William Randolph Hearst never said, "You furnish the pictures, and I'll furnish the war." Orson Welles's "War of the Worlds" radio broadcast didn't panic America. Ed Murrow's "See It Now" TV show didn't destroy Sen. Joseph McCarthy. JFK didn't talk the New York Times into spiking its scoop on the Bay of Pigs invasion. Far from being the first hero of the Iraq War, captured Army Pvt. Jessica Lynch was caught sobbing "Oh, God help us" and never fired a shot.Book review: Getting It Wrong - WSJ.com
These fables and more are lovingly undressed in W. Joseph Campbell's persuasive and entertaining Getting It Wrong. With old-school academic detachment, Mr. Campbell, a communications professor at American University, shows how the fog of war, the warp of ideology and muffled skepticism can transmute base journalism into golden legend.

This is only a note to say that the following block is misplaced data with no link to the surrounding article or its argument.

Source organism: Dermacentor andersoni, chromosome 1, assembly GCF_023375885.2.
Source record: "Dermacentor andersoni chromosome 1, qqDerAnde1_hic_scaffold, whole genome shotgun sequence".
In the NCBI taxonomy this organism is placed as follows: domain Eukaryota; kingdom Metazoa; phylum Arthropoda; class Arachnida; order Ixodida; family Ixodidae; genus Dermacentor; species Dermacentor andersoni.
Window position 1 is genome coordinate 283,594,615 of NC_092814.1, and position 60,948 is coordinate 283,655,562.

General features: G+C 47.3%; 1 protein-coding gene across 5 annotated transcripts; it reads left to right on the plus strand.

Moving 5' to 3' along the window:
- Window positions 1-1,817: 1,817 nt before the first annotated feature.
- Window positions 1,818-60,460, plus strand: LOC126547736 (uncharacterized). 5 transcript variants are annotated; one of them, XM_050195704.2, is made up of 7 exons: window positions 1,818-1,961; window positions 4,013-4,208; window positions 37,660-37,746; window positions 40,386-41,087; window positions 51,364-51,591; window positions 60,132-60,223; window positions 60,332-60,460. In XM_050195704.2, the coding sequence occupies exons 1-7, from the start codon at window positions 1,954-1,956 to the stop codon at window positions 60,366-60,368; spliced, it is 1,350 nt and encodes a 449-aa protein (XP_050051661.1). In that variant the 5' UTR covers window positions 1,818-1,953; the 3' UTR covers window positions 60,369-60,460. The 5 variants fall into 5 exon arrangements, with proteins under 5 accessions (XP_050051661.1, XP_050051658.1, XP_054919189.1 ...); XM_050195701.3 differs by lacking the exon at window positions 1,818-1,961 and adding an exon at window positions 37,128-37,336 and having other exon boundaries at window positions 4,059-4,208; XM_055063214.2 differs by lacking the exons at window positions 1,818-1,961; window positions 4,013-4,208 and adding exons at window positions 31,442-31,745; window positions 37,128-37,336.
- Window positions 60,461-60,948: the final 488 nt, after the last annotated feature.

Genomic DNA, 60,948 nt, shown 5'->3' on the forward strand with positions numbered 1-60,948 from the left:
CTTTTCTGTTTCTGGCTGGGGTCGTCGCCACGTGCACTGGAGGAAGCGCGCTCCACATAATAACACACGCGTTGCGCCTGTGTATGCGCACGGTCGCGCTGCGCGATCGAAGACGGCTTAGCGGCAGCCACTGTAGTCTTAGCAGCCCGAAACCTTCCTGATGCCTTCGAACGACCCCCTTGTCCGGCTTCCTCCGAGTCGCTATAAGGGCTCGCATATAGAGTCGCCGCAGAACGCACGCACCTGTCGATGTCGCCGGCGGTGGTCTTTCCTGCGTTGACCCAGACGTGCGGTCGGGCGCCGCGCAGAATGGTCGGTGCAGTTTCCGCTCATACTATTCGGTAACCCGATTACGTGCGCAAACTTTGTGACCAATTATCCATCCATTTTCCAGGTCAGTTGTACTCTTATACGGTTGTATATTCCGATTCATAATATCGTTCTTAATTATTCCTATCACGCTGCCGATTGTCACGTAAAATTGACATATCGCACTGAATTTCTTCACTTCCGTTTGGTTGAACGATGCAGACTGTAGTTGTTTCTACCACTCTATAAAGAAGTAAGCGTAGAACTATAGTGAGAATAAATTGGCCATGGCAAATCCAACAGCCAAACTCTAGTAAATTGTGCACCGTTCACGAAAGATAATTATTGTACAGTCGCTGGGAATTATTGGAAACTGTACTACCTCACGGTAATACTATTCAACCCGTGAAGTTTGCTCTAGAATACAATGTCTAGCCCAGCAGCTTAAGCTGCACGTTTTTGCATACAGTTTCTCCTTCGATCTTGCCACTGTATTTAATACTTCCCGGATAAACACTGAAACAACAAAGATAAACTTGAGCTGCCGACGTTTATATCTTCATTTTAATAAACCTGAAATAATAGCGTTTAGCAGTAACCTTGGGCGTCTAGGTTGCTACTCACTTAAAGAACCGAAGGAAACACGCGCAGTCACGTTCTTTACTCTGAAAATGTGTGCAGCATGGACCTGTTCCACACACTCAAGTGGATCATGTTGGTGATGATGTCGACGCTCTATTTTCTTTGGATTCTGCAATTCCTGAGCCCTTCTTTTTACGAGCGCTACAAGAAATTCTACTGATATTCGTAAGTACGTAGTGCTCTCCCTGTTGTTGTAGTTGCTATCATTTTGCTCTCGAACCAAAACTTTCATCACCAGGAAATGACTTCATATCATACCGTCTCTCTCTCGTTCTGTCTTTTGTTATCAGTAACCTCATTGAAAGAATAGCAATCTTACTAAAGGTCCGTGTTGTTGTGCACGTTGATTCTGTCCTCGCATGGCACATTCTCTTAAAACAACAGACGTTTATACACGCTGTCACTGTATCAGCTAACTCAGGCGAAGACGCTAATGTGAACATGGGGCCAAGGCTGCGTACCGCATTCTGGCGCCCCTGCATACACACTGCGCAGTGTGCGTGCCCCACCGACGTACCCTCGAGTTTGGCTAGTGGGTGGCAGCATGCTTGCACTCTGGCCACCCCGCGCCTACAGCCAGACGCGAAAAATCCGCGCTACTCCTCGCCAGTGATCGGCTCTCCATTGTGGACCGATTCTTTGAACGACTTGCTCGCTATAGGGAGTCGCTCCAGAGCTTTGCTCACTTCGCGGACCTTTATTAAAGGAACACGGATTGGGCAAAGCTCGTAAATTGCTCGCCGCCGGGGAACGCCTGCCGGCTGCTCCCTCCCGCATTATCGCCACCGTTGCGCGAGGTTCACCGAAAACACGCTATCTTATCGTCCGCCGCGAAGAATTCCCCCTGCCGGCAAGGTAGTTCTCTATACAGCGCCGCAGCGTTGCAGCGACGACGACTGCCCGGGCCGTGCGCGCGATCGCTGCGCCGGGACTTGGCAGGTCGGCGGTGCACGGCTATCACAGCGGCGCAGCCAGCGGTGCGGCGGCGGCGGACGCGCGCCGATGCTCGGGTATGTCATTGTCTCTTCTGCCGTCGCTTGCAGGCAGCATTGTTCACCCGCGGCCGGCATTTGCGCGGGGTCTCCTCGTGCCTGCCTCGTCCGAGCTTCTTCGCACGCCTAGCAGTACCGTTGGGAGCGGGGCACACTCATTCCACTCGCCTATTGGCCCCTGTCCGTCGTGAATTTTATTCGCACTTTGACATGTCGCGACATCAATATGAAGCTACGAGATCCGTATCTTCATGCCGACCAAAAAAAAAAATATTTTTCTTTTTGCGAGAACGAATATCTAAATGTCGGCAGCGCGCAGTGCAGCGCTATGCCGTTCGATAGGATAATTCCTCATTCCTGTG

Mr. Campbell's examples run from the Spanish-American War to Hurricane Katrina, with oddities like the feminist bra-burning at the Democratic Convention in 1964 sandwiched in between. In each case, the author teases out the grain of sand around which the pearl of the myth was spun. ....
For all Mr. Campbell's earnest scholarship, these media myths are certain to survive his efforts to slay them. Journalism can't help itself—it loves and perpetuates its sacred legends of evil power-mongers, courageous underdogs, dread plagues and human folly. At the end of the book, Mr. Campbell offers some remedies for media mythologizing, urging journalists, among other things, "to deepen their appreciation of complexity and ambiguity." Good luck with that, professor. [more]
Tuesday, July 13, 2010
A good story is a terrible thing to waste
Perhaps the most famous line from "The Man Who Shot Liberty Valance" was the reporter's "When the legend becomes fact, print the legend." This review of Getting It Wrong suggests that fictional reporter's journalistic ethic is pretty close to reality. A good story is a terrible thing to waste.